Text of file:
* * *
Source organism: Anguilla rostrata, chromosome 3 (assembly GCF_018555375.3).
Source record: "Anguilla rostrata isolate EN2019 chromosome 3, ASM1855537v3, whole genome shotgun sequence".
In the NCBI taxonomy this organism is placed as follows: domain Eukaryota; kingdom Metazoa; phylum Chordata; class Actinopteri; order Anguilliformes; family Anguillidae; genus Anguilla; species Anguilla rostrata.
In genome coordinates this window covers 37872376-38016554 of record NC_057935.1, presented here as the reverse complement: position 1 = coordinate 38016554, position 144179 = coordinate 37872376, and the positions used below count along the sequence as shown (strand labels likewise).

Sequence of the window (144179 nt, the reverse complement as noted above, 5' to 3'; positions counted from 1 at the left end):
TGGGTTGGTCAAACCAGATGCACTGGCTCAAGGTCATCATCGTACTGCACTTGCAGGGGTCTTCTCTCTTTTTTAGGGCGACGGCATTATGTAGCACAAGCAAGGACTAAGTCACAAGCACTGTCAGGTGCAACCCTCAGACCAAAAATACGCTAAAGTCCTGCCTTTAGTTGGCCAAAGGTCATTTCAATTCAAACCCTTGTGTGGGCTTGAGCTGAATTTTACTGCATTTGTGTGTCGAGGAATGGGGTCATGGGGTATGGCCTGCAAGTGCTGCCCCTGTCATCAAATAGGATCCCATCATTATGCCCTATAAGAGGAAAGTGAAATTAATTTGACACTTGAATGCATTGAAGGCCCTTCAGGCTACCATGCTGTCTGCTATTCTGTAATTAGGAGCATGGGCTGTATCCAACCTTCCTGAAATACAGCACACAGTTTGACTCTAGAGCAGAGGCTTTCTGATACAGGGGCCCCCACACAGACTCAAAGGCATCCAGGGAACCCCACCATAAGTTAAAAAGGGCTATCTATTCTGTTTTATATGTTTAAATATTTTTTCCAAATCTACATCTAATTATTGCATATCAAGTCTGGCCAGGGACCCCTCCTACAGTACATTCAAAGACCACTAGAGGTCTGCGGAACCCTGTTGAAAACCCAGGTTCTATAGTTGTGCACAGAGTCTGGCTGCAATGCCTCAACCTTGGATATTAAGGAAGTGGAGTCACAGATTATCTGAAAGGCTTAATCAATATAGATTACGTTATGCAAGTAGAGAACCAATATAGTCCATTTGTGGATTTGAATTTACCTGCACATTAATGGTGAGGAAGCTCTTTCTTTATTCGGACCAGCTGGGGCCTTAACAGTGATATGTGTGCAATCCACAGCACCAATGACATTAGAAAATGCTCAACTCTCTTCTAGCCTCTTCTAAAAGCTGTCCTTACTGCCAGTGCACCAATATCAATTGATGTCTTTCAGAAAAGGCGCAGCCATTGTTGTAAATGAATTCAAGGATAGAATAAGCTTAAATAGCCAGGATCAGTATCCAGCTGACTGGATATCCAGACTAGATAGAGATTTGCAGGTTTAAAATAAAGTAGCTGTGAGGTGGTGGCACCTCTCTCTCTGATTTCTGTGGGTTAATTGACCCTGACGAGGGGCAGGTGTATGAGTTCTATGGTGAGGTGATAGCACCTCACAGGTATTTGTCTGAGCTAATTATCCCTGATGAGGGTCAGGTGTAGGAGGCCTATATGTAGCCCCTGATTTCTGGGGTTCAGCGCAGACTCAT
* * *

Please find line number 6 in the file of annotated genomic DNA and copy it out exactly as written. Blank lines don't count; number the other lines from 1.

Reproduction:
TGGGTTGGTCAAACCAGATGCACTGGCTCAAGGTCATCATCGTACTGCACTTGCAGGGGTCTTCTCTCTTTTTTAGGGCGACGGCATTATGTAGCACAAGCAAGGACTAAGTCACAAGCACTGTCAGGTGCAACCCTCAGACCAAAAATACGCTAAAGTCCTGCCTTTAGTTGGCCAAAGGTCATTTCAATTCAAACCCTTGTGTGGGCTTGAGCTGAATTTTACTGCATTTGTGTGTCGAGGAATGGGGTCATGGGGTATGGCCTGCAAGTGCTGCCCCTGTCATCAAATAGGATCCCATCATTATGCCCTATAAGAGGAAAGTGAAATTAATTTGACACTTGAATGCATTGAAGGCCCTTCAGGCTACCATGCTGTCTGCTATTCTGTAATTAGGAGCATGGGCTGTATCCAACCTTCCTGAAATACAGCACACAGTTTGACTCTAGAGCAGAGGCTTTCTGATACAGGGGCCCCCACACAGACTCAAAGGCATCCAGGGAACCCCACCATAAGTTAAAAAGGGCTATCTATTCTGTTTTATATGTTTAAATATTTTTTCCAAATCTACATCTAATTATTGCATATCAAGTCTGGCCAGGGACCCCTCCTACAGTACATTCAAAGACCACTAGAGGTCTGCGGAACCCTGTTGAAAACCCAGGTTCTATAGTTGTGCACAGAGTCTGGCTGCAATGCCTCAACCTTGGATATTAAGGAAGTGGAGTCACAGATTATCTGAAAGGCTTAATCAATATAGATTACGTTATGCAAGTAGAGAACCAATATAGTCCATTTGTGGATTTGAATTTACCTGCACATTAATGGTGAGGAAGCTCTTTCTTTATTCGGACCAGCTGGGGCCTTAACAGTGATATGTGTGCAATCCACAGCACCAATGACATTAGAAAATGCTCAACTCTCTTCTAGCCTCTTCTAAAAGCTGTCCTTACTGCCAGTGCACCAATATCAATTGATGTCTTTCAGAAAAGGCGCAGCCATTGTTGTAAATGAATTCAAGGATAGAATAAGCTTAAATAGCCAGGATCAGTATCCAGCTGACTGGATATCCAGACTAGATAGAGATTTGCAGGTTTAAAATAAAGTAGCTGTGAGGTGGTGGCACCTCTCTCTCTGATTTCTGTGGGTTAATTGACCCTGACGAGGGGCAGGTGTATGAGTTCTATGGTGAGGTGATAGCACCTCACAGGTATTTGTCTGAGCTAATTATCCCTGATGAGGGTCAGGTGTAGGAGGCCTATATGTAGCCCCTGATTTCTGGGGTTCAGCGCAGACTCAT